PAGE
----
Consistency should be admired. It should be applauded. Consistency isn’t easy. But Stella di Campalto makes it seem as though it is.
Stella’s farm, the Podere San Giuseppe, sits in the far South East corner of the Brunello zone near the Sant’Antimo abbey and takes it’s name from the sharecropper Giuseppe Martelli that established the farm in 1910. Stella acquired the farm in 1992 and set about making wine the way she wanted, involved in each step of the process.
Since 1996, her estate has been certified organic but Stella has taken a further step and since 2002 she has become completely biodynamic. Her six individual vineyards, five of which are dedicated to Brunello production, cover 5 1/2 hectares (13 acres) and sit at elevations ranging from 240-340 meters above sea level. This amount of diversity allows her to vinify each vineyard separately and then adjust the blending for her Brunello each year as vintage dictates.
Lying next to the vineyards is the gravity fed winery. The hand harvested grapes arrive at the winery in wooden trays, get sorted by hand and then placed into large wooden vats. Nothing is added to the grapes. Once fermentation is completed, the wine continues it’s downward journey where it rests in a combination of French barrique and tonneaux until it is ready to be bottled. Stella doesn’t release wines until she feels they are ready to be enjoyed, typically almost a full year behind the releases of many other estates. The results are worthwhile.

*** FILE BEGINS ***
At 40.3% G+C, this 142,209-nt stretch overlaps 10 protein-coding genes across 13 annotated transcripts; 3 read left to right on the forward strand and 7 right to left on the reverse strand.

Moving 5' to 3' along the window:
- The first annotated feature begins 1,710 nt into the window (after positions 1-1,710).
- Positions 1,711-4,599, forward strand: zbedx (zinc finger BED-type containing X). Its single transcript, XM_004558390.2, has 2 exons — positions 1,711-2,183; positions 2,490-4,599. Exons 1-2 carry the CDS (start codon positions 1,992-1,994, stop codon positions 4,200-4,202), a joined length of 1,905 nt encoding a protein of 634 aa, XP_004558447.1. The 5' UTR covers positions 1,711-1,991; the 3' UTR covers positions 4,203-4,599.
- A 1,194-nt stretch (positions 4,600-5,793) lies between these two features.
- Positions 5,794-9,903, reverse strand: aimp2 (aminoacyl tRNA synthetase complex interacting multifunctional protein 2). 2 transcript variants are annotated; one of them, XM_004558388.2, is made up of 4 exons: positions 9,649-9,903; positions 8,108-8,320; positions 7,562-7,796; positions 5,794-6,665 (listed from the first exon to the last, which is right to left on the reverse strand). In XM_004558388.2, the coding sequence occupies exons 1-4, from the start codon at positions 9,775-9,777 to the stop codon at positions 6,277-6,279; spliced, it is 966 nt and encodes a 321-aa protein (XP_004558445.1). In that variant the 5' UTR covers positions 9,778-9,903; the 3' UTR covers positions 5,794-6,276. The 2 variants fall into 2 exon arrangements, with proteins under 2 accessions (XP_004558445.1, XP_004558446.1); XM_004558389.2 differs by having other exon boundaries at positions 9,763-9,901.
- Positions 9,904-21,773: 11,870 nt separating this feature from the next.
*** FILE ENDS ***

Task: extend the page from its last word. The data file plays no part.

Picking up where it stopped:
Today we’re re-visiting one of her finest wines. A few years ago I was fortunate enough to find a stash of her 2006 Brunello so I immediately grabbed them and have been picking them out of my cellar every few years. I first tasted today’s subject wine in 2012, then again in 2014 and now 2017. Each and every time it has been absolutely amazing. Each time, it’s consistent.
We decanted the wine for an hour before dinner to run off a fairly large amount of sediment and allow the wine to breathe. The aromatics of this wine are utterly amazing. Crushed fresh flowers, crushed wild berry, sage, lavender, and sweet pipe tobacco are harmonious and plentiful. When you delay tasting a wine because you can’t stop smelling it – something is right. Very right.
On the palate, the wine sings a symphony. Crushed wild berries, sweet fennel, oregano, turned earth and gravel simply cascade over the palate. There are hints of exotic baking spices. The tannins have mostly resolved, but the balance is so wonderful between fruit, acids and tannins that it seems this wine could cellar indefinitely. Simply gorgeous. 97 points. About $65 upon release.
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Salute! Have a great holiday weekend!